Rally to Restore Sanity and/or Fear descended on Washington, DC today.
Stewart Colbert Rally Live blogging.
Read the week's top news tweets
Peter Tosh's family has come out in support of Prop 19 using "Legalize It" in a commercial advocating a vote.
Norm Magnusson, a New York artist, places placards to get people to consider different points of views. He also paints leaves.
You can dance away to Monster Mash or learn how to walk like a zombie in Thriller, but if you really want to be creeped out for Halloween, I recommend my Scariest Song List of all time.
The mimic octopus cannot imitate the old Detroit Red Wings playoff mascot. (John C. Hillery/Reuters) Now that the tears have dried over poor Paul the psychic octopus's death, a new video has surfaced online to fill the hole Paul left...
A collection of the best "Thriller" riffs.
Kimberly-Clark plans to introduce a line of tube-free Scott toilet paper in the Northeast on Nov. 1 as part of its Naturals line.
A Nepalese telecom group Ncell, a subsidiary of Swedish phone giant TeliaSonera, says people can make video calls and surf the Internet on their mobile phones, thanks to a high-speed phone base station at an altitude of 17,000 feet near Gorakshep village in the Everest region. Ncell made the first video call Friday at 17,388 feet.
A Vanity Fair article notes that Lisbeth Salander does indeed hack like the best of the hackers. "The Girl who Kicked the Hornet's Nest" opens today.
John De Lancie reads "The Raven" by Edgar Allen Poe just in time to creep us all out for Halloween.
A new Tumblr blog offers a peek at Halloween costumes from your parents' generation.
Scientists have made a claim that two factors, having a DRD4 gene and having lots of friends in high school, are likely to contribute to a person leaning politically left.
The Farooque Ahmed case raises questions: Is the FBI encouraging suspects' actions to further the basis for an arrest, or are officials successfully preventing terrorism?
"The Commuter" is a new online film entirely shot on the Nokia N8 phone, further blurring the line between entertainment and advertisement.
Pumpkin carving by gun.
A newly built supercomputer, the Tianhe-1A, might be the fastest in the world.
The Johnny Cash Project sources crowd drawings from fans of the singer and pieces them together as a cohesive whole for Johnny Cash's last recorded song, "Ain't No Grave."
A new species of monkeys had been discovered in the jungles of Myanmar, and the monkey just happens to sneeze every time it rains.
A column in Marie Claire debates the merits of "Fatties." Should we ban the word fat?
A compilation of awesome stunts.
James Bond cars - the specially equipped Aston Martin first driven by Sean Connery in "Goldfinger" - will be auctioned off in London on Wednesday for an estimated $5.5 million.
Roger Sterling will release a new book called Sterling's Gold, hopefully.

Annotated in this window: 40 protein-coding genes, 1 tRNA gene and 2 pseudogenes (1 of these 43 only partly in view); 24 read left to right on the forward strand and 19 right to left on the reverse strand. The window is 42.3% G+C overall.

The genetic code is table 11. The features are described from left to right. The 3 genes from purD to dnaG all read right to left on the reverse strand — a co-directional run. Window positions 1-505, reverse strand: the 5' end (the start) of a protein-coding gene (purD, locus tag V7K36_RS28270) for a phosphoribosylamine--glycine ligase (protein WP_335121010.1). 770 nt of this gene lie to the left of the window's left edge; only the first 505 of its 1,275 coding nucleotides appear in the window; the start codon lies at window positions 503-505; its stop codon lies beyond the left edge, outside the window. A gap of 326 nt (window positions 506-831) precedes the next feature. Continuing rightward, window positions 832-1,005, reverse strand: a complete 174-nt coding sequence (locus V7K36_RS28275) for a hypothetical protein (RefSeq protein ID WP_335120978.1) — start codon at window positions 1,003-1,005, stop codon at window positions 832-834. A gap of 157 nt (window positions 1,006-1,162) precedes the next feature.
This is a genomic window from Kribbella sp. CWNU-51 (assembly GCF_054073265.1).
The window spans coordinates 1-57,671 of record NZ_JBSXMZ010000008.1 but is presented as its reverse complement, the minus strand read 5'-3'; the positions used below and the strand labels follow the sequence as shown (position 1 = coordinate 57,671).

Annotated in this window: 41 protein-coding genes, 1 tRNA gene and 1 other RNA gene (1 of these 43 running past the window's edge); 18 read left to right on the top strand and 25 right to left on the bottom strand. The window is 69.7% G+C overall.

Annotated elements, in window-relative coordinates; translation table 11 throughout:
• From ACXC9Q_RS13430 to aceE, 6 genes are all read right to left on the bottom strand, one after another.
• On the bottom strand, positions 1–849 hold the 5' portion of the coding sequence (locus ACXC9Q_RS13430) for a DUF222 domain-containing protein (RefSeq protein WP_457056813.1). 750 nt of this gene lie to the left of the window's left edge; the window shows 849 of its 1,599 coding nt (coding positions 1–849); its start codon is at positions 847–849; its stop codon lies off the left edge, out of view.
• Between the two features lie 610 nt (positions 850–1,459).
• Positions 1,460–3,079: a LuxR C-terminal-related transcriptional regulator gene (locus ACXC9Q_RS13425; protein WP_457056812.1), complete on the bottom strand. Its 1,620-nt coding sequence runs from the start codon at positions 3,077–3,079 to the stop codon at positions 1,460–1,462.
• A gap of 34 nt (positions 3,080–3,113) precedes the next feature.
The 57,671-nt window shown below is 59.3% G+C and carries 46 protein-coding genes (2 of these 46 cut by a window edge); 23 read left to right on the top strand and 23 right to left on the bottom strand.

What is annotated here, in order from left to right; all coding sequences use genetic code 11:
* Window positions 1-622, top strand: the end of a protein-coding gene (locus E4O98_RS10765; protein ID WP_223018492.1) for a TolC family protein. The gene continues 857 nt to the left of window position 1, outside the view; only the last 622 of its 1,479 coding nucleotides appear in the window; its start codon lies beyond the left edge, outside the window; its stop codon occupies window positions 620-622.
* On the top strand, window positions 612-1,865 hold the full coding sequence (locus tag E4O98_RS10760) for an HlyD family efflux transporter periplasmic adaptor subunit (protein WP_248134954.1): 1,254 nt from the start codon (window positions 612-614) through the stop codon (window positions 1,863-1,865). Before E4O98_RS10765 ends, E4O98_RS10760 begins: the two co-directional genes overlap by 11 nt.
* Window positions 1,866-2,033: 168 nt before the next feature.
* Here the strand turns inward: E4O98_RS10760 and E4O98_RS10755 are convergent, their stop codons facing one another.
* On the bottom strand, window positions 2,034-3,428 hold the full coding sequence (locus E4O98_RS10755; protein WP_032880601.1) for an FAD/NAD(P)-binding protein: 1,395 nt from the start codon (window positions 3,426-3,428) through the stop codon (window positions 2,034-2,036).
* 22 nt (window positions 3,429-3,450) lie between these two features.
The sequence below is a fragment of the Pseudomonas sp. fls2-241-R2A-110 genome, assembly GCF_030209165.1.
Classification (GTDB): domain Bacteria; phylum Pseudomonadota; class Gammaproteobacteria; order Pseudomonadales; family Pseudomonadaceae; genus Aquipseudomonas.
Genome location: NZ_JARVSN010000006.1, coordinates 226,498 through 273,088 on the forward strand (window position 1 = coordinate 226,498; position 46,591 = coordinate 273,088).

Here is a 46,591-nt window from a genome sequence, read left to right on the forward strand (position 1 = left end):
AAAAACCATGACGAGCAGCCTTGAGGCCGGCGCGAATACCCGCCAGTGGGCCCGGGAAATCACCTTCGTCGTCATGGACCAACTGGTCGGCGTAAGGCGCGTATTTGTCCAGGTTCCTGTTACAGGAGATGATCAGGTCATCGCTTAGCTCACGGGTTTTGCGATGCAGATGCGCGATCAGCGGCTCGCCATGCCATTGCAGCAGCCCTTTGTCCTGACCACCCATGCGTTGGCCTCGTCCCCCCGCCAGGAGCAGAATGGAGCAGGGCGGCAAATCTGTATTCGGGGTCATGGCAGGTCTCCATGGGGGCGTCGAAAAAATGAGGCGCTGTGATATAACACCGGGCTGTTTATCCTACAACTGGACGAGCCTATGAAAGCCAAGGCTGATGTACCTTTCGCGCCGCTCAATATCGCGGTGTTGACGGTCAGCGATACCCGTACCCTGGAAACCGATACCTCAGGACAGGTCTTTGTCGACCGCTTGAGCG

Sky-high orange bouffants and glittered red heels took took over the city streets last night in honor of the 25th annual Halloween High Heel Race.
In the final days before the election, the push to legalize marijuana has been getting some high-profile support in California, in the form of a $1 million donation from George Soros and a $50,000 donation from George Zimmer, the founder of Men's Warehouse.
The biggest music file-trading company online, LimeWire, has received a court injunction closing it down after a legal battle with the Recording Industry Association of America.
The band Crystal Castles put out a new single with Robert Smith from the Cure singing lead vocals.
Alex Sink, the candidate for Florida governor, is in hot water over breaking a rule during a debate. We look back on some of our other past favorite debate missteps.
Since we're already on a literary bent today at BlogPost (go here!), I couldn't pass up posting this from the Arizona used-book store chain Bookmans. It took only 14 hours to set up. Just go ahead and try to be...
At long last a select guest list of about 200 people will reportedly get to enter the gilded gate of the $1 billion home of Mukesh Ambani on Nov. 28.
Zombies attack downtown Silver Spring.
As Halloween approaches, we want to know: Which books freaked you out?
"Blackout in a Can," "Liquid Cocaine," "Alcopop:" Four Loko has gone from college drink du jour to national headline after reports that the caffeinated, malted beverage hospitalized nine freshman in Washington state this month.
Paul the Octopus, who correctly predicted the winner of the World Cup, died today in Germany.
Warren Buffett has named Todd Combs of Castle Point Capital as a potential heir to the investment throne.
Over 200 people took over a Belgium train station to dance to the Sound of Music's Do-Re-Me.
Strikes have left the streets of Naples and Marseilles filled with thousands of tons of trash.
Firesheep was released by Seattle-based developer Eric Butler and is a Firefox program that works on Wi-Fi networks to capture users' cookies. It exposes the inherently unsafe Wi-Fi networks.
Here's the best reads from the weekend.
A bomb squad in Orlando finds kittens instead of an explosive device in a suspicious package.
Afghanistan President Hamid Karzai shrugged off accusations on Monday that his Chief of Staff, Umar Daudzai, received "bags of money" from Iran.
Julian Assange, the founder of WikiLeaks, has been accused of being an imperious and self-absorbed boss, putting the WikiLeaks mission in danger. In an interview with CNN, he walks off the set. Does this justify his detractors?
Jennifer Mee, 19, known as the "Hiccup Girl" has been arrested and charged with first-degree murder.
Reggae legend Gregory Isaacs died of cancer in London Monday morning, BBC Caribbean confirms. He succumbed to cancer of the liver at the age of 59.